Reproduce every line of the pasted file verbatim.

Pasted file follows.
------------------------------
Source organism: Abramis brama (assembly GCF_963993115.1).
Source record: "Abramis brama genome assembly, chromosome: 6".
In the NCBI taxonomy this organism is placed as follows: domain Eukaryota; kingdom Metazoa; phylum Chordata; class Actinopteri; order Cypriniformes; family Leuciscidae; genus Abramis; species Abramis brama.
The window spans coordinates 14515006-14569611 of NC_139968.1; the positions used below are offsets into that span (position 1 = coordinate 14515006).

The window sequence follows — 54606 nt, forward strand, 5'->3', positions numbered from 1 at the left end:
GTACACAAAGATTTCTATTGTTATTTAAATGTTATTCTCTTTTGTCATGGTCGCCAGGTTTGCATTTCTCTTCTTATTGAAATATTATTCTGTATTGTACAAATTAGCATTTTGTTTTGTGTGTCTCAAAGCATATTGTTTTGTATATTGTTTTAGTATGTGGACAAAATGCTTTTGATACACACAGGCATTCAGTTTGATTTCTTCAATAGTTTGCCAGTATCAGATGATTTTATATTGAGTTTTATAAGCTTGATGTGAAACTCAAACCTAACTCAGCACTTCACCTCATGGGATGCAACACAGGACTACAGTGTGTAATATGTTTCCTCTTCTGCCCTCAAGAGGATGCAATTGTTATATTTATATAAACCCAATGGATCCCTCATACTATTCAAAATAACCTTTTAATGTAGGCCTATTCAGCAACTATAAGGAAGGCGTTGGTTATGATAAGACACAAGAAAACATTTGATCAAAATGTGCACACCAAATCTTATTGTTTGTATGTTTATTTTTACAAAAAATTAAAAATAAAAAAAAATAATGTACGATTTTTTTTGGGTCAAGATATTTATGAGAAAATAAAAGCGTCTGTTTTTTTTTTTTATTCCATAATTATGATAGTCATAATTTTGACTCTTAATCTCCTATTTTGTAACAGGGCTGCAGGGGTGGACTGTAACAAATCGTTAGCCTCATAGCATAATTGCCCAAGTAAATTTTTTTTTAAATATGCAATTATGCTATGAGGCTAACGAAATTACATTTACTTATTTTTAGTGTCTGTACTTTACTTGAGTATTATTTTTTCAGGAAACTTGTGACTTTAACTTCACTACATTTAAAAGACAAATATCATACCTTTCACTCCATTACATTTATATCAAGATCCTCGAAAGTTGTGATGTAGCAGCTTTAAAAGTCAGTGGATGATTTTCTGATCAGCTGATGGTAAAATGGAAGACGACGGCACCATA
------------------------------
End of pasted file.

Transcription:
Source organism: Abramis brama (assembly GCF_963993115.1).
Source record: "Abramis brama genome assembly, chromosome: 6".
In the NCBI taxonomy this organism is placed as follows: domain Eukaryota; kingdom Metazoa; phylum Chordata; class Actinopteri; order Cypriniformes; family Leuciscidae; genus Abramis; species Abramis brama.
The window spans coordinates 14515006-14569611 of NC_139968.1; the positions used below are offsets into that span (position 1 = coordinate 14515006).

The window sequence follows — 54606 nt, forward strand, 5'->3', positions numbered from 1 at the left end:
GTACACAAAGATTTCTATTGTTATTTAAATGTTATTCTCTTTTGTCATGGTCGCCAGGTTTGCATTTCTCTTCTTATTGAAATATTATTCTGTATTGTACAAATTAGCATTTTGTTTTGTGTGTCTCAAAGCATATTGTTTTGTATATTGTTTTAGTATGTGGACAAAATGCTTTTGATACACACAGGCATTCAGTTTGATTTCTTCAATAGTTTGCCAGTATCAGATGATTTTATATTGAGTTTTATAAGCTTGATGTGAAACTCAAACCTAACTCAGCACTTCACCTCATGGGATGCAACACAGGACTACAGTGTGTAATATGTTTCCTCTTCTGCCCTCAAGAGGATGCAATTGTTATATTTATATAAACCCAATGGATCCCTCATACTATTCAAAATAACCTTTTAATGTAGGCCTATTCAGCAACTATAAGGAAGGCGTTGGTTATGATAAGACACAAGAAAACATTTGATCAAAATGTGCACACCAAATCTTATTGTTTGTATGTTTATTTTTACAAAAAATTAAAAATAAAAAAAAATAATGTACGATTTTTTTTGGGTCAAGATATTTATGAGAAAATAAAAGCGTCTGTTTTTTTTTTTTATTCCATAATTATGATAGTCATAATTTTGACTCTTAATCTCCTATTTTGTAACAGGGCTGCAGGGGTGGACTGTAACAAATCGTTAGCCTCATAGCATAATTGCCCAAGTAAATTTTTTTTTAAATATGCAATTATGCTATGAGGCTAACGAAATTACATTTACTTATTTTTAGTGTCTGTACTTTACTTGAGTATTATTTTTTCAGGAAACTTGTGACTTTAACTTCACTACATTTAAAAGACAAATATCATACCTTTCACTCCATTACATTTATATCAAGATCCTCGAAAGTTGTGATGTAGCAGCTTTAAAAGTCAGTGGATGATTTTCTGATCAGCTGATGGTAAAATGGAAGACGACGGCACCATA